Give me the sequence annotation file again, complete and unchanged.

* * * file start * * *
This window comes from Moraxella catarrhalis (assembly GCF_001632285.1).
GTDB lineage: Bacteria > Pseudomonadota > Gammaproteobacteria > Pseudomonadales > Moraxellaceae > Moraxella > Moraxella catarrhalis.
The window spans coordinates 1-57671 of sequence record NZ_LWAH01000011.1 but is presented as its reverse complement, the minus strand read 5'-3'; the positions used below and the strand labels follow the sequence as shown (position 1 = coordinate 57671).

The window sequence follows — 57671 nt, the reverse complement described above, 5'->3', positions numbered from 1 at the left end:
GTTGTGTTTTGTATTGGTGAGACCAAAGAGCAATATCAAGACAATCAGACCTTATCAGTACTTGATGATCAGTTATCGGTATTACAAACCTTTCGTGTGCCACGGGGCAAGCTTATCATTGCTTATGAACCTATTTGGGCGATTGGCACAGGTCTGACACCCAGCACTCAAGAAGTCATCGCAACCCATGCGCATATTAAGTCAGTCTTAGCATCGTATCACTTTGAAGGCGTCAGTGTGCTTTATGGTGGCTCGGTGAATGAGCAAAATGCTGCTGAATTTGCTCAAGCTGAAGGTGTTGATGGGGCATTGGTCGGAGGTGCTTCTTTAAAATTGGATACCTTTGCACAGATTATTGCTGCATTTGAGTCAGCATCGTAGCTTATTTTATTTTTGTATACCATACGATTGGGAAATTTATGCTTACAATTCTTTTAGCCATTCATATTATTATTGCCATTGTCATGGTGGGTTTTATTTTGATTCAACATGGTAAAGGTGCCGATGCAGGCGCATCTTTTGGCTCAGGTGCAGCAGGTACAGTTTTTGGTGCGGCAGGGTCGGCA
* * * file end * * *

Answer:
This window comes from Moraxella catarrhalis (assembly GCF_001632285.1).
GTDB lineage: Bacteria > Pseudomonadota > Gammaproteobacteria > Pseudomonadales > Moraxellaceae > Moraxella > Moraxella catarrhalis.
The window spans coordinates 1-57671 of sequence record NZ_LWAH01000011.1 but is presented as its reverse complement, the minus strand read 5'-3'; the positions used below and the strand labels follow the sequence as shown (position 1 = coordinate 57671).

The window sequence follows — 57671 nt, the reverse complement described above, 5'->3', positions numbered from 1 at the left end:
GTTGTGTTTTGTATTGGTGAGACCAAAGAGCAATATCAAGACAATCAGACCTTATCAGTACTTGATGATCAGTTATCGGTATTACAAACCTTTCGTGTGCCACGGGGCAAGCTTATCATTGCTTATGAACCTATTTGGGCGATTGGCACAGGTCTGACACCCAGCACTCAAGAAGTCATCGCAACCCATGCGCATATTAAGTCAGTCTTAGCATCGTATCACTTTGAAGGCGTCAGTGTGCTTTATGGTGGCTCGGTGAATGAGCAAAATGCTGCTGAATTTGCTCAAGCTGAAGGTGTTGATGGGGCATTGGTCGGAGGTGCTTCTTTAAAATTGGATACCTTTGCACAGATTATTGCTGCATTTGAGTCAGCATCGTAGCTTATTTTATTTTTGTATACCATACGATTGGGAAATTTATGCTTACAATTCTTTTAGCCATTCATATTATTATTGCCATTGTCATGGTGGGTTTTATTTTGATTCAACATGGTAAAGGTGCCGATGCAGGCGCATCTTTTGGCTCAGGTGCAGCAGGTACAGTTTTTGGTGCGGCAGGGTCGGCA